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Nucleocytosolic acetyl-coenzyme a synthetase is required for histone acetylation and global transcription.

Metabolic enzymes rarely regulate informational processes like gene expression. Yeast acetyl-CoA synthetases (Acs1p and 2p) are exceptional, as they are important not only for carbon metabolism but also are shown here to supply the acetyl-CoA for histone acetylation by histone acetyltransferases (HATs). acs2-Ts mutants exhibit global histone deacetylation, transcriptional defects, and synthetic growth defects with HAT mutants at high temperatures. In glycerol with ethanol, Acs1p is an alternate acetyl-CoA source for HATs. Rapid deacetylation after Acs2p inactivation suggests nuclear acetyl-CoA synthesis is rate limiting for histone acetylation. Different histone lysines exhibit distinct deacetylation rates, with N-terminal tail lysines deacetylated rapidly and H3 lysine 56 slowly. Yeast mitochondrial and nucleocytosolic acetyl-CoA pools are biochemically isolated. Thus, acetyl-CoA metabolism is directly linked to chromatin regulation and may affect diverse cellular processes in which acetylation and metabolism intersect, such as disease states and aging.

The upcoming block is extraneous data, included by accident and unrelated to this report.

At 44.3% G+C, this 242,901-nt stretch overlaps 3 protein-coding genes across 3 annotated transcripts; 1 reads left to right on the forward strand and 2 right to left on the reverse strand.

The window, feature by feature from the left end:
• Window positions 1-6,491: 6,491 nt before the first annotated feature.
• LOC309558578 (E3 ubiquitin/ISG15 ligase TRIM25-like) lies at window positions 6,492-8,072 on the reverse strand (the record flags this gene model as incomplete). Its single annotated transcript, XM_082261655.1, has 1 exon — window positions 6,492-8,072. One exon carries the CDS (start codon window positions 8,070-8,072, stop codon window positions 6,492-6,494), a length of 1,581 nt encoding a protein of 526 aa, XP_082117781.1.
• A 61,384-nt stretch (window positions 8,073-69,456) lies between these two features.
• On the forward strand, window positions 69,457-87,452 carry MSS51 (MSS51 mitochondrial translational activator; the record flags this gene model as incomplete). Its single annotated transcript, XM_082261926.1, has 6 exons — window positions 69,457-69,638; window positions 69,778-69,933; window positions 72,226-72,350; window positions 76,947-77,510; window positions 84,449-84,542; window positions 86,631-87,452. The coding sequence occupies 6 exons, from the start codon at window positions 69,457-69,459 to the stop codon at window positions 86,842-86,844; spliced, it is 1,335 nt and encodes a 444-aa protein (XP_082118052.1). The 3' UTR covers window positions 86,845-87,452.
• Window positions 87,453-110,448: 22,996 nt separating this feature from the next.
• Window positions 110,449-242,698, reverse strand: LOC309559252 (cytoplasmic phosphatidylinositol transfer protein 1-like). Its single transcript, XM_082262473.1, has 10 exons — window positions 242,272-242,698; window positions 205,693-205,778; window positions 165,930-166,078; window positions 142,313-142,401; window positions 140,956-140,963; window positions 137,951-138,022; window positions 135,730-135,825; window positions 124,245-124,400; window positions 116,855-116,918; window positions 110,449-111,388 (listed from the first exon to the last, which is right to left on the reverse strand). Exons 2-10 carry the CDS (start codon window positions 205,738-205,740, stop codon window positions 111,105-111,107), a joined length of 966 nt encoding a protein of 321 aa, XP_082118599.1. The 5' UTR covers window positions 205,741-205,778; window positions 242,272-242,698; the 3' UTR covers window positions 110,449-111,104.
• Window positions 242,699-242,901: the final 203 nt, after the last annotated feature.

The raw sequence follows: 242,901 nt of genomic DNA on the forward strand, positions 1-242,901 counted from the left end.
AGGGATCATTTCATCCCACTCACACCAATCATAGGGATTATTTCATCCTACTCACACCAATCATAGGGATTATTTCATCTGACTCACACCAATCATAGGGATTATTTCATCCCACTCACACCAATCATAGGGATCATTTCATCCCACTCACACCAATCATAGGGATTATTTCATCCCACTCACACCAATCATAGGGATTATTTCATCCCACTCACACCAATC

Pubmed ID: 16857587


  • Takahashi H
  • McCaffery JM
  • Irizarry RA
  • Boeke JD


Molecular cell

Publication Data

July 21, 2006

Associated Grants

  • Agency: NIGMS NIH HHS, Id: GM62385
  • Agency: NCRR NIH HHS, Id: RR020839
  • Agency: NCRR NIH HHS, Id: S10 RR019409-01

Mesh Terms

  • Acetate-CoA Ligase
  • Acetylation
  • Cell Nucleus
  • Coenzyme A Ligases
  • Cytosol
  • Histone Acetyltransferases
  • Histones
  • Mitochondria
  • Mutation
  • Saccharomyces cerevisiae Proteins
  • Signal Transduction
  • Transcription, Genetic